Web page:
- Plant reproduction depends on how they interact with pollinators
- Studying individual plants’ interactions is important, as it affects their ability to reproduce
- Where a plant is located in the pollination network and how choosy it is about its pollinators can really affect how well it can reproduce.
Unraveling the pollination network
In plants that rely on animals for pollination, how well they reproduce depends on how they interact with their pollinators. Scientists usually study these interactions by looking at whole species, but they overlooked how individual plants might attract pollinators differently and how that affects their ability to reproduce. To address this, researchers studied 14 plant species pollinated by hummingbirds in the Atlantic Forest.
They measured some special factors to see how they relate to plant reproduction. At the species level, they didn’t find a direct link between these factors and how well the plants reproduced. Instead, they discovered that when a hummingbird’s beak length matched the flower length better, the plant was more successful at reproducing.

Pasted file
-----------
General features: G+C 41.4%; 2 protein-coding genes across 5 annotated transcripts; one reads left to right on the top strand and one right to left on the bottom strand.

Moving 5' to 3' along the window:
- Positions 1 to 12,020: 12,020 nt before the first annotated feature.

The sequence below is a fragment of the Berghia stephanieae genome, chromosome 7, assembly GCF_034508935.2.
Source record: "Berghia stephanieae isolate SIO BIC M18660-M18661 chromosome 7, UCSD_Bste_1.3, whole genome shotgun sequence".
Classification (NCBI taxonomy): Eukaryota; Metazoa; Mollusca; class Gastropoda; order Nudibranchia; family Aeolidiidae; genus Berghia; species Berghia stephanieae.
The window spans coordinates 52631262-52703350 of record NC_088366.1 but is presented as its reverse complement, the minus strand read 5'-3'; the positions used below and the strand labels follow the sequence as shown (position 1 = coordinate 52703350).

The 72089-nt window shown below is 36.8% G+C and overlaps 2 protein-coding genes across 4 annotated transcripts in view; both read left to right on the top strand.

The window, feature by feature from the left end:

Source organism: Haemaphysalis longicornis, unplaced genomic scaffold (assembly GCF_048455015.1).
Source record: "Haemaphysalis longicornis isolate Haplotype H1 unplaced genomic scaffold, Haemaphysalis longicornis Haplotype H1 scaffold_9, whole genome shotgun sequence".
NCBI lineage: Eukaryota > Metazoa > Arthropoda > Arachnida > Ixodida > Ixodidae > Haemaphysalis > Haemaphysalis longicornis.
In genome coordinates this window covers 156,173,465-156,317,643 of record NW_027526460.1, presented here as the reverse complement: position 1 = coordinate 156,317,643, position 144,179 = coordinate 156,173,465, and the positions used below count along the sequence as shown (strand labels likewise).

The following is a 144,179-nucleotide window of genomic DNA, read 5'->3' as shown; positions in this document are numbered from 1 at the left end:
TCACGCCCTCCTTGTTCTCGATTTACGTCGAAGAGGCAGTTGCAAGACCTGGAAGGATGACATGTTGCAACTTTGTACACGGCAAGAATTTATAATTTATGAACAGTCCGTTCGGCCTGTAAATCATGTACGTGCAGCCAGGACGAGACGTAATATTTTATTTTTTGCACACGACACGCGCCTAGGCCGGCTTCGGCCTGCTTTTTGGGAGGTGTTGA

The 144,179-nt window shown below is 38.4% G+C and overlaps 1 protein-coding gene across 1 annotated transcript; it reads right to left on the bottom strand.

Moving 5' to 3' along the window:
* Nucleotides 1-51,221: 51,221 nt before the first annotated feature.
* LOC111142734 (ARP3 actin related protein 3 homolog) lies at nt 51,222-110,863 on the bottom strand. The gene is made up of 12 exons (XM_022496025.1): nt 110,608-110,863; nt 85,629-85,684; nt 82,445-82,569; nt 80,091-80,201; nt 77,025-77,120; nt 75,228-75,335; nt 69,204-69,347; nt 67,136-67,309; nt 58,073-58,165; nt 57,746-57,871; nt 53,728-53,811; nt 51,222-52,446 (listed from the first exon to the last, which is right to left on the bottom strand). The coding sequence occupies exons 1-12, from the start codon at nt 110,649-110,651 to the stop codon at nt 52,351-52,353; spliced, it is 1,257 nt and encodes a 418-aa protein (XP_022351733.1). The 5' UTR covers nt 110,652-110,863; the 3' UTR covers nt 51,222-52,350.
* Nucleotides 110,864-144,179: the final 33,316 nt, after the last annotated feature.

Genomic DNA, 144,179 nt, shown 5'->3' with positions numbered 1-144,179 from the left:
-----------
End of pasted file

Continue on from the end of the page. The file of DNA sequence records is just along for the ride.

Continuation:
But when they looked at individual plants, they found something different. Plants that were more “central” in the pollination network (meaning they shared pollinators with lots of other plants) produced fewer seeds because the pollen they received wasn’t as good. On the other hand, plants that were less picky about their pollinators produced more seeds, possibly because they received more pollen from their own kind.
The study shows that where a plant is located in the pollination network and how choosy it is about its pollinators can really affect how well it can reproduce. Understanding these things is important to know how effective pollination is for these plants and how well they will do in the long run.
Learn about the work of our Restoration Steward Analí Bustos and access her field guide “Interactions of six species of hummingbird in Santa Teresa” in Portuguese.